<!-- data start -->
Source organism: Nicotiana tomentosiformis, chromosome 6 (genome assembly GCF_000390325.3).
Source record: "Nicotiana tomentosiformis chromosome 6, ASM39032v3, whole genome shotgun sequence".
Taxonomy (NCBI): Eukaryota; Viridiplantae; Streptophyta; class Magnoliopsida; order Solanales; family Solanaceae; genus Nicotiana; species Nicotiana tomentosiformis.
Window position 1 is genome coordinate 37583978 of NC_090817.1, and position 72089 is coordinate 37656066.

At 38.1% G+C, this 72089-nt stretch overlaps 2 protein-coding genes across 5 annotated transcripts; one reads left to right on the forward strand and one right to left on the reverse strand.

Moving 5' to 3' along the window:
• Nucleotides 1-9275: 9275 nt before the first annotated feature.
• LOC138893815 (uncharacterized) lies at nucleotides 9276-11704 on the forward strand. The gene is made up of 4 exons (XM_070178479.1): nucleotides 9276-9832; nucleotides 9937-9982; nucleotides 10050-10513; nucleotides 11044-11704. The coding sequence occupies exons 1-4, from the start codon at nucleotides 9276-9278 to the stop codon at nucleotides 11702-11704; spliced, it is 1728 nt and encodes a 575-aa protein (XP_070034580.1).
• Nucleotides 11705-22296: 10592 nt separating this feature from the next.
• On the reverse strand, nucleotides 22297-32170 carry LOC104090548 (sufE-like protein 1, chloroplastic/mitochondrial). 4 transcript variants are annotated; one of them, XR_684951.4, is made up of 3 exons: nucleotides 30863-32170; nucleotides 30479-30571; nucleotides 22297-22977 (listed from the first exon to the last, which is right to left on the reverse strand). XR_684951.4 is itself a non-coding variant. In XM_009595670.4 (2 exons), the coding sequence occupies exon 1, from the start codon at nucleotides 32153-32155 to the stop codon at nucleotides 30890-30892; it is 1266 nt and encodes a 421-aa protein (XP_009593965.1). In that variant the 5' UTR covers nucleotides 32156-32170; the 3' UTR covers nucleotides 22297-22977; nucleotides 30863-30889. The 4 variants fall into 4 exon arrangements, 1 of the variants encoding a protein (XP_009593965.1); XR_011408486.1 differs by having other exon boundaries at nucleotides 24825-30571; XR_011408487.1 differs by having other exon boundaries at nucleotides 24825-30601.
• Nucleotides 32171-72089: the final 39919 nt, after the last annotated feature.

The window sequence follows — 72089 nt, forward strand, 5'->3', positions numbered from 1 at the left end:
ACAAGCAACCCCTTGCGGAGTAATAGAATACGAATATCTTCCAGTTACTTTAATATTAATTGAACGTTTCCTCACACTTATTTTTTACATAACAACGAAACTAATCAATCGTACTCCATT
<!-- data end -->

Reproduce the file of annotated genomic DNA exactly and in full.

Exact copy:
Source organism: Nicotiana tomentosiformis, chromosome 6 (genome assembly GCF_000390325.3).
Source record: "Nicotiana tomentosiformis chromosome 6, ASM39032v3, whole genome shotgun sequence".
Taxonomy (NCBI): Eukaryota; Viridiplantae; Streptophyta; class Magnoliopsida; order Solanales; family Solanaceae; genus Nicotiana; species Nicotiana tomentosiformis.
Window position 1 is genome coordinate 37583978 of NC_090817.1, and position 72089 is coordinate 37656066.

At 38.1% G+C, this 72089-nt stretch overlaps 2 protein-coding genes across 5 annotated transcripts; one reads left to right on the forward strand and one right to left on the reverse strand.

Moving 5' to 3' along the window:
• Nucleotides 1-9275: 9275 nt before the first annotated feature.
• LOC138893815 (uncharacterized) lies at nucleotides 9276-11704 on the forward strand. The gene is made up of 4 exons (XM_070178479.1): nucleotides 9276-9832; nucleotides 9937-9982; nucleotides 10050-10513; nucleotides 11044-11704. The coding sequence occupies exons 1-4, from the start codon at nucleotides 9276-9278 to the stop codon at nucleotides 11702-11704; spliced, it is 1728 nt and encodes a 575-aa protein (XP_070034580.1).
• Nucleotides 11705-22296: 10592 nt separating this feature from the next.
• On the reverse strand, nucleotides 22297-32170 carry LOC104090548 (sufE-like protein 1, chloroplastic/mitochondrial). 4 transcript variants are annotated; one of them, XR_684951.4, is made up of 3 exons: nucleotides 30863-32170; nucleotides 30479-30571; nucleotides 22297-22977 (listed from the first exon to the last, which is right to left on the reverse strand). XR_684951.4 is itself a non-coding variant. In XM_009595670.4 (2 exons), the coding sequence occupies exon 1, from the start codon at nucleotides 32153-32155 to the stop codon at nucleotides 30890-30892; it is 1266 nt and encodes a 421-aa protein (XP_009593965.1). In that variant the 5' UTR covers nucleotides 32156-32170; the 3' UTR covers nucleotides 22297-22977; nucleotides 30863-30889. The 4 variants fall into 4 exon arrangements, 1 of the variants encoding a protein (XP_009593965.1); XR_011408486.1 differs by having other exon boundaries at nucleotides 24825-30571; XR_011408487.1 differs by having other exon boundaries at nucleotides 24825-30601.
• Nucleotides 32171-72089: the final 39919 nt, after the last annotated feature.

The window sequence follows — 72089 nt, forward strand, 5'->3', positions numbered from 1 at the left end:
ACAAGCAACCCCTTGCGGAGTAATAGAATACGAATATCTTCCAGTTACTTTAATATTAATTGAACGTTTCCTCACACTTATTTTTTACATAACAACGAAACTAATCAATCGTACTCCATT